The world’s largest democracy and among the world’s fastest growing economies, India is poised to become the third largest consumer market just 10 years from now, behind only the U.S. and China, according to a new report from the World Economic Forum (WEF).
Growth in income will transform India from a “bottom of the pyramid economy” to a middle class-led one, with consumer spending growing from US$1.5 trillion today to nearly $6 trillion by 2030, said the WEF report, Future of Consumption in Fast-Growth Consumer Market – INDIA
The report identifies key forces that will shape consumption in India in the coming decades, and is a call to action for multi-stakeholder collaboration to build an inclusive future for the country.
“As India continues its path as one of the world’s most dynamic consumption environments, private and public-sector leaders will have to take shared accountability to ensure such consumption is inclusive and responsible,” said Zara Ingilizian, head of WEF’s Consumer Industries and member of the Executive Committee.
Critical societal challenges will need to be addressed, including skills development and employment of the future workforce, socioeconomic inclusion of rural India, and creating a healthy and sustainable future for its citizens.
With an annual GDP growth rate of 7.5%, India is currently the world’s sixth largest economy. By 2030, domestic private consumption, which accounts for 60% of the country’s GDP, is expected to develop into a $6 trillion growth opportunity. If realized, this would make India’s consumer market the third largest in the world, behind the U.S. and China.
The future of consumption in India in 2030 is anchored in rising incomes and a broad-based pattern of growth and benefit sharing. It is anticipated that the growth of the middle class will lift nearly 25 million households out of poverty. In addition, India will have 700 million millennials and Gen Z consumers, who have grown up in a more open and confident country.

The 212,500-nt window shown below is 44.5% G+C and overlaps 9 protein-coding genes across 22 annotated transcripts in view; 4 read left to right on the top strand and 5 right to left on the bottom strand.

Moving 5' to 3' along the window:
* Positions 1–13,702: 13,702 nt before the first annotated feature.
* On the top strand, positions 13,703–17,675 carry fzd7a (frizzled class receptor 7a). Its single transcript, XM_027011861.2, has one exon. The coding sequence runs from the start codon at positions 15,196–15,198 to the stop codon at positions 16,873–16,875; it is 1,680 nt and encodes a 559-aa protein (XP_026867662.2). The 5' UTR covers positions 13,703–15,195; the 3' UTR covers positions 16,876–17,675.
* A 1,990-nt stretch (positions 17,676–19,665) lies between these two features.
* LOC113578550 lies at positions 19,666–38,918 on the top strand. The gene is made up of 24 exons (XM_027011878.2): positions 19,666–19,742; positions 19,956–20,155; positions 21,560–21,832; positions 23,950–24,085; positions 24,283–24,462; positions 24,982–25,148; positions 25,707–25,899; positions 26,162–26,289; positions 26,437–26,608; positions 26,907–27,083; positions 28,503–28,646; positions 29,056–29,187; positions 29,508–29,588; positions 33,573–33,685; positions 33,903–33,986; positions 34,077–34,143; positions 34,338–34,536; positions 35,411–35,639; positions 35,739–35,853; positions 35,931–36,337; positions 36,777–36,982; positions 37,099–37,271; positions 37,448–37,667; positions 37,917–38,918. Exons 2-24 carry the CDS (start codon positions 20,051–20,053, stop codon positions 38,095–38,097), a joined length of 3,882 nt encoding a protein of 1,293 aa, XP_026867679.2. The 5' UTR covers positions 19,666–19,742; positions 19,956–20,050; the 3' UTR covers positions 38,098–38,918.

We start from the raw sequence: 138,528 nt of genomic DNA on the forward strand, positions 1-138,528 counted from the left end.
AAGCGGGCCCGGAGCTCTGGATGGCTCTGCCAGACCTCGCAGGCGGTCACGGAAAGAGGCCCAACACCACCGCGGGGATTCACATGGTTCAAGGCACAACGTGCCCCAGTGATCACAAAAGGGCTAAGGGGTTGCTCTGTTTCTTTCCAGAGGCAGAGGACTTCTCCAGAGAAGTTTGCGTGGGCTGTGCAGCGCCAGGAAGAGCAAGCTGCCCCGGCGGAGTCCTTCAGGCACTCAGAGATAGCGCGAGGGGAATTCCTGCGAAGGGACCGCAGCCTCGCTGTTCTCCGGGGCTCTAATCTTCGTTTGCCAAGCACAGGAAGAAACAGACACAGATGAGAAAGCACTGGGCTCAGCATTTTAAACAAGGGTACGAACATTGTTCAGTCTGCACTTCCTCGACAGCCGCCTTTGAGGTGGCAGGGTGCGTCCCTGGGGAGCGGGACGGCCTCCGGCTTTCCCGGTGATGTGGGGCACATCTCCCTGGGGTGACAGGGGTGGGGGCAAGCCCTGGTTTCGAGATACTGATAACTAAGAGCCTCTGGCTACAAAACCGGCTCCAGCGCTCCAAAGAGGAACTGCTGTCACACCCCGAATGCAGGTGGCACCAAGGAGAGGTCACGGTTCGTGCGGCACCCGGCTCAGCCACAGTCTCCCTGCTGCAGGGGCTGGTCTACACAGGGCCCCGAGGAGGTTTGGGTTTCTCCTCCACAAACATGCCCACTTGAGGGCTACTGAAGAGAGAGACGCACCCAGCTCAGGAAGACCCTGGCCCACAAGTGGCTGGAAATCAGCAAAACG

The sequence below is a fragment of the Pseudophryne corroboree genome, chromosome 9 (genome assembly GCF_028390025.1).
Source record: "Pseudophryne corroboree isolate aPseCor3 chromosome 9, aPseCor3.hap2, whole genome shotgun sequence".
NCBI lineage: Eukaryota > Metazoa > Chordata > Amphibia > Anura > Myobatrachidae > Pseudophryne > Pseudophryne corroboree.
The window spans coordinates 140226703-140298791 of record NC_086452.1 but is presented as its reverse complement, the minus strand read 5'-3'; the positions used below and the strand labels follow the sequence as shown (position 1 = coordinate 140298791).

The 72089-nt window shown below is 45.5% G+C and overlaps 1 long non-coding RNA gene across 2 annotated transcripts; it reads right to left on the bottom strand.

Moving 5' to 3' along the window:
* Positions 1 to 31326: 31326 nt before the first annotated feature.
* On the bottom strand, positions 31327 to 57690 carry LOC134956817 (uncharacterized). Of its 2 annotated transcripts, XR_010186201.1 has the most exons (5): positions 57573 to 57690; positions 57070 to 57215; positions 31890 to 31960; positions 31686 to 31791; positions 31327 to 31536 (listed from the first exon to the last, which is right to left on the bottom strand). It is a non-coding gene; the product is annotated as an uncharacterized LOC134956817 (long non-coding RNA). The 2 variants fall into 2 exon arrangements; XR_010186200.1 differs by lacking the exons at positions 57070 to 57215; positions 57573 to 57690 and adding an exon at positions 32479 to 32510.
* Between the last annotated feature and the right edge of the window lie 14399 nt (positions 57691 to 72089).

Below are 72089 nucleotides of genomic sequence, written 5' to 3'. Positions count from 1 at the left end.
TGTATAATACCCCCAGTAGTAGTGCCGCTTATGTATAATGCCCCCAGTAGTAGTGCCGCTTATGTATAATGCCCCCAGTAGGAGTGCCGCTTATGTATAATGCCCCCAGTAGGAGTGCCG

By 2030, there will be opportunities to bypass Western growth trajectories, such as those presented by more than 1 billion internet users, many of whom will only use mobile platforms, driving the need for business model innovation. Finally, future consumption growth will come from the “many Indias”—the diverse, rich and densely populated cities and the thousands of geographically dispersed, developed rural towns.
This positive vision for the future of India will only materialize if business and policy-makers pursue an inclusive approach to the country’s economic and, hence, consumption growth.
“As India rapidly transforms into a true middle class economy, not only do we see this income group finally coming into its own, we also see the inclusivity and equitable growth agendas being served much better than ever before. It’s an exciting future for firms that wish to unlock the consumption opportunity in India,” stated Nikhil Prasad Ojha of management consultancy firm Bain India.
“India is at a tipping point, both in terms of economic growth and in the human development of its billion-plus citizens,” said Mayuri Ghosh, project lead of WEF’s Future of Consumption System Initiative.
“As the country enters a new era of envisioned growth, collaborative efforts, especially public-private collaborations to address key challenges can unlock the full potential of a young, progressive and dynamic nation to establish India as a model for the world’s fast-growing consumer markets.”